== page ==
The cat claws are out for Callista, whose own hyper-manicured claws "are folded neatly over her lap, a posture she frequently assumes." She "assumes her signature rigid stance." If she's in any position, it is — in Daily Beast talk — a position she assumes. Because she's just that kind of person, now, isn't she? So entitled.
"From her perfectly coiffed bob to her bespoke power suits, Callista Gingrich possesses a style that evokes a woman who wants to mirror her husband’s wealth and power — and lacks any singularity." She assumes her rigid position — her stance — next to the man, mirroring him, wearing a version of his suit, lacking any personality of her own. Lacking any "singularity." Are you kidding? She's the most distinctive-looking person on the political scene! The bright colors, the sharp edges, the signature hair.
"Heaven forbid she looked slightly mismatched. Mrs. Gingrich seems pleased with herself." Seems pleased. Seems. We're being fair. We don't purport to know what goes on inside the lady's cranium. But check out her "stiff... bob" !"Will we ever catch her with a hair or button out of place?" She's so controlled. That control freak. That rigid woman. Assuming her position. Existing without singularity. Pleased with herself as she mirrors the man.
All the quotes go to a slide show at The Daily Beast, which is based on this article — "Newt Gingrich's Wife Callista's Prissy Style Problem" — by political fashion writer Robin Givhan, though Givhan's name does not appear at the slide show. Givhan's tone is different, analytic and intermittently empathetic:
Mrs. Gingrich’s style has evolved from that of a young professional who looked as if her closet might have been an outpost of Ann Taylor to a woman who has set out to exude wealth, control, and exceptionalism.Exceptionalism... is that anything like singularity, which the slide show told us she had none of.
The unspoken rule of political style: do not tempt audiences into pondering how much mirror time one requires—or indulges in—on a daily basis. ...See how Givhan folds in larger cultural issues?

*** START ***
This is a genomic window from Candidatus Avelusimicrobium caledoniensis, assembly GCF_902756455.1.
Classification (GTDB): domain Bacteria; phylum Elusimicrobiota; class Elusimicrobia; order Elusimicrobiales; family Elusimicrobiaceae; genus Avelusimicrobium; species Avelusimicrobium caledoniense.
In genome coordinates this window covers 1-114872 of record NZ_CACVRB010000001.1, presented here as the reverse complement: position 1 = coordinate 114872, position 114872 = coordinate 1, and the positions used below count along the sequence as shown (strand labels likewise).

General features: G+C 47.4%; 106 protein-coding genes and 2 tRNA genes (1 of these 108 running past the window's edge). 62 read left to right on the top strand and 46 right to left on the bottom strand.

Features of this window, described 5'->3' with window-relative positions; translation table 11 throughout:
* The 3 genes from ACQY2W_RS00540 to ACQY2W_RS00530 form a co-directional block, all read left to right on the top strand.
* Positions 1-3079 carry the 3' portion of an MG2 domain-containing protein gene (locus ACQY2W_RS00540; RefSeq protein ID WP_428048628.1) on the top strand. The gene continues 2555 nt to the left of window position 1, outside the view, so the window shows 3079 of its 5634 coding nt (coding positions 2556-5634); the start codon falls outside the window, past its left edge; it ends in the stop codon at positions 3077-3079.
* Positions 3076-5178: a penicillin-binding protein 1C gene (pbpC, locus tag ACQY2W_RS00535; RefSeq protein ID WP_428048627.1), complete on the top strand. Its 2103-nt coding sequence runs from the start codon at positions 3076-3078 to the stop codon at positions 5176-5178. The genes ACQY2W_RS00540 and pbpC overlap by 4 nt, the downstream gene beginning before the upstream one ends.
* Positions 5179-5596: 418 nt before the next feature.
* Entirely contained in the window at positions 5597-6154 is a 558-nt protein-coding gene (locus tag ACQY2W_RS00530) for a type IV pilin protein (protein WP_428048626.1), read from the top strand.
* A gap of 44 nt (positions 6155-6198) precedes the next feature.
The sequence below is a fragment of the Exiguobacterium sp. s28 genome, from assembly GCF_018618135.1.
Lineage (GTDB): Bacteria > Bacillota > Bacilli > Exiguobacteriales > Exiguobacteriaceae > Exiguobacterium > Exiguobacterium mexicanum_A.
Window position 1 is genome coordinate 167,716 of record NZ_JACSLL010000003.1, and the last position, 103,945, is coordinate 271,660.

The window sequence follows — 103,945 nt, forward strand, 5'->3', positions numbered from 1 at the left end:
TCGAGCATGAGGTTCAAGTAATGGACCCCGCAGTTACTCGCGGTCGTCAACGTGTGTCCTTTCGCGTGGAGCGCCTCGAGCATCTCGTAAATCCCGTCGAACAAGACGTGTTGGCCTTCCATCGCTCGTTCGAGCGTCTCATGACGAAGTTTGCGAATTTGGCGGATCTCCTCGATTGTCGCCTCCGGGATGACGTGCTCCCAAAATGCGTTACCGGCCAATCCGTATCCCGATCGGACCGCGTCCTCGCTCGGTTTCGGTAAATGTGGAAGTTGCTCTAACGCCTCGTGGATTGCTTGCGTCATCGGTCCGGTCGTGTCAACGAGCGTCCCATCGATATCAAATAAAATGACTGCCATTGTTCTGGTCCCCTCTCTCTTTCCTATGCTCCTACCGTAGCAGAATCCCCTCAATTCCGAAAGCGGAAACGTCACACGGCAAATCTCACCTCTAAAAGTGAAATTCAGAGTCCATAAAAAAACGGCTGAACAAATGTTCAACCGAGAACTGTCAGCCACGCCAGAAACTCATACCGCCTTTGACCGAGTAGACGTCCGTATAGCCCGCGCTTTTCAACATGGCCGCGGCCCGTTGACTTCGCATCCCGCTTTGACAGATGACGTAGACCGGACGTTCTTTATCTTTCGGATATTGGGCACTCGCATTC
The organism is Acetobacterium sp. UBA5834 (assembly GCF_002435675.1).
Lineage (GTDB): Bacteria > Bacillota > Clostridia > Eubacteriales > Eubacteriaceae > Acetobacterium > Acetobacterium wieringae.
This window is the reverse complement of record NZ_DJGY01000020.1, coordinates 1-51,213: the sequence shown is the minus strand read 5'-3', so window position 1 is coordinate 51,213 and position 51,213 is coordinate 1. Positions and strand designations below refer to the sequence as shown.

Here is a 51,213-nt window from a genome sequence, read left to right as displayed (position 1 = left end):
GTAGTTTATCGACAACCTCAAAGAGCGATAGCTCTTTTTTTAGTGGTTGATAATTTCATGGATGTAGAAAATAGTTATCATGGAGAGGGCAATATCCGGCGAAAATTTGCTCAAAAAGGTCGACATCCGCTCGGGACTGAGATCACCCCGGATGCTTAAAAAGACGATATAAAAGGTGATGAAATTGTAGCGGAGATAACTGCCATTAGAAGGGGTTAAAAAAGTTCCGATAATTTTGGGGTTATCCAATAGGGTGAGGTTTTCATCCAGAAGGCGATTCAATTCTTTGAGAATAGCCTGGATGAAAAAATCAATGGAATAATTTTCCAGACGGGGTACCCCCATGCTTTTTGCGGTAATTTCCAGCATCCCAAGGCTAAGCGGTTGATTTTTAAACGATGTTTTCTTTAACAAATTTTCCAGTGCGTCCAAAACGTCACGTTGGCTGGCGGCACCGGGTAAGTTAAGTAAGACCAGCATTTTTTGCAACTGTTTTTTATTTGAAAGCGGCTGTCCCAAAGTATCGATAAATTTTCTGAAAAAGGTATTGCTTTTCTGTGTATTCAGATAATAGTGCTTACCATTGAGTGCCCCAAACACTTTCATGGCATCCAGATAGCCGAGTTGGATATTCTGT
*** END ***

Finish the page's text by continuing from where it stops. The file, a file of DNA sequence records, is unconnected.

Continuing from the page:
In contemporary fashion, as well as in politics, style is supposed to look effortless. When effort is apparent, it is damning. It doesn’t matter if a woman takes hours for full hair and makeup, as long as the result looks as if it took only 15 minutes. Imperfection is a mark of modern sophistication, confidence, and youthfulness.
In the broader, contemporary culture, however, her closely tailored blazers, precisely applied makeup, glossy nails, and hair that never requires a glancing adjustment all exude an excruciating prissiness. Her many style tics—stacked one atop the other—read as code for narcissism, self-indulgence, and brittle self-absorption.Givhan isn't really criticizing Callista here at all. She's telling us about ourselves and how we understand the trappings of beauty and fashion.
Callista Gingrich stands out because, like a woman of the 1950s and early 1960s, she is dressing beyond her years. Youthfulness is not her obsession. Control and order are.I'm shocked to read that Callista is only 45 years old. Perhaps she's dressing old to erase the appearance of an age gap in her marriage to a man who's pushing 70.
Style can be used to break down barriers. It can show stature and authority and also exude commonality.Givhan's final judgment — that Callista looks like she lacks empathy — lacks empathy.
But when it is too perfect, too formal, too stiff, it sets one apart. In Mrs. Gingrich’s case, style implies a social hierarchy that, far from exuding empathy, reflects the haughty airs of noblesse oblige.